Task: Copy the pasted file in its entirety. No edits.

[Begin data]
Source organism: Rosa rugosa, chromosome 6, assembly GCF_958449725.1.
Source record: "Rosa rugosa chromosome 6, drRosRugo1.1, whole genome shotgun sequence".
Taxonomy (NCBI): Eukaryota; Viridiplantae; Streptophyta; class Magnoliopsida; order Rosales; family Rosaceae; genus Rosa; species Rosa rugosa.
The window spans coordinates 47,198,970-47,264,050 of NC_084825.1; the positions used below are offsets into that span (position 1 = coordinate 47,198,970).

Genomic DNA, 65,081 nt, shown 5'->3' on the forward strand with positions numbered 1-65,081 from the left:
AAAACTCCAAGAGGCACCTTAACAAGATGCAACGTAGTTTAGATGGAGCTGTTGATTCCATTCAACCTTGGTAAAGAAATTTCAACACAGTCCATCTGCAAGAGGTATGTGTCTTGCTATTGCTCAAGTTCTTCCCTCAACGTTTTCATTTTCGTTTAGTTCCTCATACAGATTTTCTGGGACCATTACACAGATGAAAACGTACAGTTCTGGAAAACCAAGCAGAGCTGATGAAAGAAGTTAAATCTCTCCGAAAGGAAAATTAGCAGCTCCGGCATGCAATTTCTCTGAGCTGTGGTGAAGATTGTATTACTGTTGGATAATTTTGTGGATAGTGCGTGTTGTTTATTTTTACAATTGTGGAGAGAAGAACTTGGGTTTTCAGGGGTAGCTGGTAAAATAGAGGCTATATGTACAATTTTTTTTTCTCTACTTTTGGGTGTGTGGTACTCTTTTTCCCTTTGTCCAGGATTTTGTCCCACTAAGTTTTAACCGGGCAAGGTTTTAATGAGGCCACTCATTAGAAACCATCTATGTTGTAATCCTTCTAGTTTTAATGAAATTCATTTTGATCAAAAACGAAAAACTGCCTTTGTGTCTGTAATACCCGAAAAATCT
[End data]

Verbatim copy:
Source organism: Rosa rugosa, chromosome 6, assembly GCF_958449725.1.
Source record: "Rosa rugosa chromosome 6, drRosRugo1.1, whole genome shotgun sequence".
Taxonomy (NCBI): Eukaryota; Viridiplantae; Streptophyta; class Magnoliopsida; order Rosales; family Rosaceae; genus Rosa; species Rosa rugosa.
The window spans coordinates 47,198,970-47,264,050 of NC_084825.1; the positions used below are offsets into that span (position 1 = coordinate 47,198,970).

Genomic DNA, 65,081 nt, shown 5'->3' on the forward strand with positions numbered 1-65,081 from the left:
AAAACTCCAAGAGGCACCTTAACAAGATGCAACGTAGTTTAGATGGAGCTGTTGATTCCATTCAACCTTGGTAAAGAAATTTCAACACAGTCCATCTGCAAGAGGTATGTGTCTTGCTATTGCTCAAGTTCTTCCCTCAACGTTTTCATTTTCGTTTAGTTCCTCATACAGATTTTCTGGGACCATTACACAGATGAAAACGTACAGTTCTGGAAAACCAAGCAGAGCTGATGAAAGAAGTTAAATCTCTCCGAAAGGAAAATTAGCAGCTCCGGCATGCAATTTCTCTGAGCTGTGGTGAAGATTGTATTACTGTTGGATAATTTTGTGGATAGTGCGTGTTGTTTATTTTTACAATTGTGGAGAGAAGAACTTGGGTTTTCAGGGGTAGCTGGTAAAATAGAGGCTATATGTACAATTTTTTTTTCTCTACTTTTGGGTGTGTGGTACTCTTTTTCCCTTTGTCCAGGATTTTGTCCCACTAAGTTTTAACCGGGCAAGGTTTTAATGAGGCCACTCATTAGAAACCATCTATGTTGTAATCCTTCTAGTTTTAATGAAATTCATTTTGATCAAAAACGAAAAACTGCCTTTGTGTCTGTAATACCCGAAAAATCT